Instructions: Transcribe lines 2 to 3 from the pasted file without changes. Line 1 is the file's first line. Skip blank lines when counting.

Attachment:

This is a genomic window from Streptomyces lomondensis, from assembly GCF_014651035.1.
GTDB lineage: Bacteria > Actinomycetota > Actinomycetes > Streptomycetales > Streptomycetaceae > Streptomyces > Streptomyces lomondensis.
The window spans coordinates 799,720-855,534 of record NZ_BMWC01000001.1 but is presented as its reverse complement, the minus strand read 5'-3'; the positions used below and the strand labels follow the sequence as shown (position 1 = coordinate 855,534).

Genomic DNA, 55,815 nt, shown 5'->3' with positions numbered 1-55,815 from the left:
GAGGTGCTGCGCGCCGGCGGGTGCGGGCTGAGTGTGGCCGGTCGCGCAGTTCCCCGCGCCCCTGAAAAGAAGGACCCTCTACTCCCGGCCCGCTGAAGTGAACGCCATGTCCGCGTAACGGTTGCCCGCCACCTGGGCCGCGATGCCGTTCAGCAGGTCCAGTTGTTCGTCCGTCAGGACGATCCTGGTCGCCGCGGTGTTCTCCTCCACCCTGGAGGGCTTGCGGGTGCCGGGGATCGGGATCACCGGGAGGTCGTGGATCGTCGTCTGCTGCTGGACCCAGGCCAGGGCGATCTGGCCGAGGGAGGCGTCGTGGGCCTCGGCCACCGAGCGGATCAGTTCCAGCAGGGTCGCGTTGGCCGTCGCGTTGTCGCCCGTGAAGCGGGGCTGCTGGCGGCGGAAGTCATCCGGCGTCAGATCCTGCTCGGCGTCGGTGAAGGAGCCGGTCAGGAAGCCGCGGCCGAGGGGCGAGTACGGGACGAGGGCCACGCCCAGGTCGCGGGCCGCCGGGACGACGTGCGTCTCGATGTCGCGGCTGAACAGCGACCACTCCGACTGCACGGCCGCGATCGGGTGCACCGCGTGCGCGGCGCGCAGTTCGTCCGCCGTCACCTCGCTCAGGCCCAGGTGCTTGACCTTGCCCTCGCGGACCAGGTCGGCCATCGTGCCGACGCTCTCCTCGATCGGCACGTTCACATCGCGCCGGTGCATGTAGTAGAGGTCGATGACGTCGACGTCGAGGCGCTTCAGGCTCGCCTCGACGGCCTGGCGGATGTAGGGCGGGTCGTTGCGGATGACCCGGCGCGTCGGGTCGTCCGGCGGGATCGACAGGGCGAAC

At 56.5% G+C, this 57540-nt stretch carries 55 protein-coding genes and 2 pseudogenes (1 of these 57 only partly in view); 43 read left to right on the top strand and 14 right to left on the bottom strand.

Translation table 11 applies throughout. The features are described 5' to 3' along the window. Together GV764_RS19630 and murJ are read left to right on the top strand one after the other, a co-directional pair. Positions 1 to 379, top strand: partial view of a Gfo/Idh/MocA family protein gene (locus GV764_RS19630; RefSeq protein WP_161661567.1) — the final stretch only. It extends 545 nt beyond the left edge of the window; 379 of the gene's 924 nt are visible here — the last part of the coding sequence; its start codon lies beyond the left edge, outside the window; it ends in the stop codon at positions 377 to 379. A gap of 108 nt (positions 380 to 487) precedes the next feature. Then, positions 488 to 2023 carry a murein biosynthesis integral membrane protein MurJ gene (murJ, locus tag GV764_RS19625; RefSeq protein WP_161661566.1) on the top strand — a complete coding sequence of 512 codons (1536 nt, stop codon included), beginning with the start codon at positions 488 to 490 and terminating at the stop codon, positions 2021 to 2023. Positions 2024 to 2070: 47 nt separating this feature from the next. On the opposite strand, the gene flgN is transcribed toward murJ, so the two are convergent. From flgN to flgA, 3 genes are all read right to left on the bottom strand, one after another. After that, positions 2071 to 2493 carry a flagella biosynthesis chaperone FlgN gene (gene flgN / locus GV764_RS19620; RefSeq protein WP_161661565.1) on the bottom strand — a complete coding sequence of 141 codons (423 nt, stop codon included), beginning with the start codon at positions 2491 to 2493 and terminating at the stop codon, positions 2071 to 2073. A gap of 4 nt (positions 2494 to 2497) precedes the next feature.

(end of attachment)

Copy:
GTDB lineage: Bacteria > Actinomycetota > Actinomycetes > Streptomycetales > Streptomycetaceae > Streptomyces > Streptomyces lomondensis.
The window spans coordinates 799,720-855,534 of record NZ_BMWC01000001.1 but is presented as its reverse complement, the minus strand read 5'-3'; the positions used below and the strand labels follow the sequence as shown (position 1 = coordinate 855,534).